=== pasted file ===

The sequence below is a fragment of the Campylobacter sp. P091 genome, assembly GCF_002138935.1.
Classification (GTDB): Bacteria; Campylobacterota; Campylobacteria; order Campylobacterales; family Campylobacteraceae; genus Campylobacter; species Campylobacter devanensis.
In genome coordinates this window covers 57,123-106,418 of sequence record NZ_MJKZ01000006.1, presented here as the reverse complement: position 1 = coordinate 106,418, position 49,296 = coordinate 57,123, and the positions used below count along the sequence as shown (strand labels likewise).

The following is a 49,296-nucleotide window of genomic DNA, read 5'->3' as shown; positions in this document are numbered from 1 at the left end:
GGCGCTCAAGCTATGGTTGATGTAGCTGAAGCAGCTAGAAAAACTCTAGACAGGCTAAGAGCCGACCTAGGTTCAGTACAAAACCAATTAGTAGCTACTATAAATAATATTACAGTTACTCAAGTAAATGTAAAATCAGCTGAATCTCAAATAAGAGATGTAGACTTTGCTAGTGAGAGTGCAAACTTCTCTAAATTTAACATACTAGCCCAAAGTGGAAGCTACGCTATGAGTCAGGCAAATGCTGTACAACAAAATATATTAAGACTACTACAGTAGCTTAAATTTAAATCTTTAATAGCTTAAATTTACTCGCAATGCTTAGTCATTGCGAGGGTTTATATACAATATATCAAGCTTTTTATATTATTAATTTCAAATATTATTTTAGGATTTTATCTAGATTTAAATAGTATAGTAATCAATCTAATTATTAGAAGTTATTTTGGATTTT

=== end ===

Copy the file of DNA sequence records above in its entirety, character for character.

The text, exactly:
The sequence below is a fragment of the Campylobacter sp. P091 genome, assembly GCF_002138935.1.
Classification (GTDB): Bacteria; Campylobacterota; Campylobacteria; order Campylobacterales; family Campylobacteraceae; genus Campylobacter; species Campylobacter devanensis.
In genome coordinates this window covers 57,123-106,418 of sequence record NZ_MJKZ01000006.1, presented here as the reverse complement: position 1 = coordinate 106,418, position 49,296 = coordinate 57,123, and the positions used below count along the sequence as shown (strand labels likewise).

The following is a 49,296-nucleotide window of genomic DNA, read 5'->3' as shown; positions in this document are numbered from 1 at the left end:
GGCGCTCAAGCTATGGTTGATGTAGCTGAAGCAGCTAGAAAAACTCTAGACAGGCTAAGAGCCGACCTAGGTTCAGTACAAAACCAATTAGTAGCTACTATAAATAATATTACAGTTACTCAAGTAAATGTAAAATCAGCTGAATCTCAAATAAGAGATGTAGACTTTGCTAGTGAGAGTGCAAACTTCTCTAAATTTAACATACTAGCCCAAAGTGGAAGCTACGCTATGAGTCAGGCAAATGCTGTACAACAAAATATATTAAGACTACTACAGTAGCTTAAATTTAAATCTTTAATAGCTTAAATTTACTCGCAATGCTTAGTCATTGCGAGGGTTTATATACAATATATCAAGCTTTTTATATTATTAATTTCAAATATTATTTTAGGATTTTATCTAGATTTAAATAGTATAGTAATCAATCTAATTATTAGAAGTTATTTTGGATTTT